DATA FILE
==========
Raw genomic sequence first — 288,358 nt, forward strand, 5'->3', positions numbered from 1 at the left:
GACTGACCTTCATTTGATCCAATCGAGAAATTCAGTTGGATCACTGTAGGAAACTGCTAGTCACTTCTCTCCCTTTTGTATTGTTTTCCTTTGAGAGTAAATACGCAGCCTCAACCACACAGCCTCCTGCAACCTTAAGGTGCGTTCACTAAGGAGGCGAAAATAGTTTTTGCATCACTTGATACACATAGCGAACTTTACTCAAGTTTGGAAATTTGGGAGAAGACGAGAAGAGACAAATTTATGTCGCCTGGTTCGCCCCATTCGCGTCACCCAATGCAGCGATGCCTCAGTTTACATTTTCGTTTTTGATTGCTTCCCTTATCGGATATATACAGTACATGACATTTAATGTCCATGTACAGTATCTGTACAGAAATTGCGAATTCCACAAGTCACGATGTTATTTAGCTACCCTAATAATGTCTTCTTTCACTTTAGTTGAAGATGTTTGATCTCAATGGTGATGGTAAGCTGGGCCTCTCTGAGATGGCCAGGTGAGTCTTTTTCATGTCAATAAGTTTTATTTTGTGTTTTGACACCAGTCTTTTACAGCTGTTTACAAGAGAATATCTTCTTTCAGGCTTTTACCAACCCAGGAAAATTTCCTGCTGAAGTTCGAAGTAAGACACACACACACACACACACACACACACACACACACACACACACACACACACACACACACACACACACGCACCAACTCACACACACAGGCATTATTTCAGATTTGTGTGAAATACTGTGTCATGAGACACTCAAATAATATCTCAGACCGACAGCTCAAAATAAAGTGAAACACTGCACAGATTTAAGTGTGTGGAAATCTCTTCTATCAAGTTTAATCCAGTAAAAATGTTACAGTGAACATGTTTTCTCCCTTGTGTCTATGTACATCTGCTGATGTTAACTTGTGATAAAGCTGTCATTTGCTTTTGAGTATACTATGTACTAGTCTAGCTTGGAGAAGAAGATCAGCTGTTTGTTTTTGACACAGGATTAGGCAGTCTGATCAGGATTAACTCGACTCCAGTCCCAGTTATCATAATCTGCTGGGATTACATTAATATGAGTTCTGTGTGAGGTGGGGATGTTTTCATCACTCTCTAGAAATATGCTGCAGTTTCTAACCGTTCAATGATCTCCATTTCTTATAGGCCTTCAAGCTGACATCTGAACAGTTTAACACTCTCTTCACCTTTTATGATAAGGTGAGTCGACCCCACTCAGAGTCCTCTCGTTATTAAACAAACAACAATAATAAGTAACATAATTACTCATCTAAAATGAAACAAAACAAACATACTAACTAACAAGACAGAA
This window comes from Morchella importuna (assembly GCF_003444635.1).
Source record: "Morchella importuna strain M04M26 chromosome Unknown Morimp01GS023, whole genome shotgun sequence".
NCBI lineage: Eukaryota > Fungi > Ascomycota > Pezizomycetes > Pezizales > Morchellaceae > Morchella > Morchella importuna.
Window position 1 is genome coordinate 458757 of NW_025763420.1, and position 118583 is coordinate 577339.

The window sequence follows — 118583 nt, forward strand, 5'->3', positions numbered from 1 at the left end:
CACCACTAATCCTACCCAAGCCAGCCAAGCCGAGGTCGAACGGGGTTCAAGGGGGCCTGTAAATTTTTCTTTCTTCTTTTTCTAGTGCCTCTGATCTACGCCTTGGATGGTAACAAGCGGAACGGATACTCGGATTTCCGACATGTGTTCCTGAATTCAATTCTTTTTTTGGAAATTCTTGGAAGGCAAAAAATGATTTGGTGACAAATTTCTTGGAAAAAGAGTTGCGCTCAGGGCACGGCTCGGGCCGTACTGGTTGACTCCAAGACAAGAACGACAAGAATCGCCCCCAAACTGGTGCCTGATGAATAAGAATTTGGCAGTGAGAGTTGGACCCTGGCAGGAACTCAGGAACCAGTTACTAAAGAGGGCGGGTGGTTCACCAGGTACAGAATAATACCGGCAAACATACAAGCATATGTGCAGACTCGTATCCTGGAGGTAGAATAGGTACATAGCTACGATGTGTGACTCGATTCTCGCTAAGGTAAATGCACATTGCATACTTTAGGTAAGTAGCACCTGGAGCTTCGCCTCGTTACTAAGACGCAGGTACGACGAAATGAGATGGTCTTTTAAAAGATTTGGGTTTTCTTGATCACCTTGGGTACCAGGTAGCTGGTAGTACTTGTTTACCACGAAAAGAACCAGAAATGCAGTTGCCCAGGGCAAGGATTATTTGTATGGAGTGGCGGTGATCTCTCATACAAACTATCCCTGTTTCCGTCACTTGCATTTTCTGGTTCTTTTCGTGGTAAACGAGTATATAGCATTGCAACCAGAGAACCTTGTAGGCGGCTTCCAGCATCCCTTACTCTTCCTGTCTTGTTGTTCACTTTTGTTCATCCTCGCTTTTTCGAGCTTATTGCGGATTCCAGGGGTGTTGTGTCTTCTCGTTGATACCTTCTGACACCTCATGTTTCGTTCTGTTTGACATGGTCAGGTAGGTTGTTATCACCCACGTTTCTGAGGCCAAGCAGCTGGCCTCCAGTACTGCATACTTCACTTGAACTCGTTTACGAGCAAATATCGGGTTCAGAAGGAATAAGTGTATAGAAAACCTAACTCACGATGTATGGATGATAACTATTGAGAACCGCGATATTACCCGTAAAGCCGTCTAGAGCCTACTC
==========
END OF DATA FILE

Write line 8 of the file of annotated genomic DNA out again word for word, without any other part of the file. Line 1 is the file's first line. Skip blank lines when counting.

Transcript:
CACCACTAATCCTACCCAAGCCAGCCAAGCCGAGGTCGAACGGGGTTCAAGGGGGCCTGTAAATTTTTCTTTCTTCTTTTTCTAGTGCCTCTGATCTACGCCTTGGATGGTAACAAGCGGAACGGATACTCGGATTTCCGACATGTGTTCCTGAATTCAATTCTTTTTTTGGAAATTCTTGGAAGGCAAAAAATGATTTGGTGACAAATTTCTTGGAAAAAGAGTTGCGCTCAGGGCACGGCTCGGGCCGTACTGGTTGACTCCAAGACAAGAACGACAAGAATCGCCCCCAAACTGGTGCCTGATGAATAAGAATTTGGCAGTGAGAGTTGGACCCTGGCAGGAACTCAGGAACCAGTTACTAAAGAGGGCGGGTGGTTCACCAGGTACAGAATAATACCGGCAAACATACAAGCATATGTGCAGACTCGTATCCTGGAGGTAGAATAGGTACATAGCTACGATGTGTGACTCGATTCTCGCTAAGGTAAATGCACATTGCATACTTTAGGTAAGTAGCACCTGGAGCTTCGCCTCGTTACTAAGACGCAGGTACGACGAAATGAGATGGTCTTTTAAAAGATTTGGGTTTTCTTGATCACCTTGGGTACCAGGTAGCTGGTAGTACTTGTTTACCACGAAAAGAACCAGAAATGCAGTTGCCCAGGGCAAGGATTATTTGTATGGAGTGGCGGTGATCTCTCATACAAACTATCCCTGTTTCCGTCACTTGCATTTTCTGGTTCTTTTCGTGGTAAACGAGTATATAGCATTGCAACCAGAGAACCTTGTAGGCGGCTTCCAGCATCCCTTACTCTTCCTGTCTTGTTGTTCACTTTTGTTCATCCTCGCTTTTTCGAGCTTATTGCGGATTCCAGGGGTGTTGTGTCTTCTCGTTGATACCTTCTGACACCTCATGTTTCGTTCTGTTTGACATGGTCAGGTAGGTTGTTATCACCCACGTTTCTGAGGCCAAGCAGCTGGCCTCCAGTACTGCATACTTCACTTGAACTCGTTTACGAGCAAATATCGGGTTCAGAAGGAATAAGTGTATAGAAAACCTAACTCACGATGTATGGATGATAACTATTGAGAACCGCGATATTACCCGTAAAGCCGTCTAGAGCCTACTC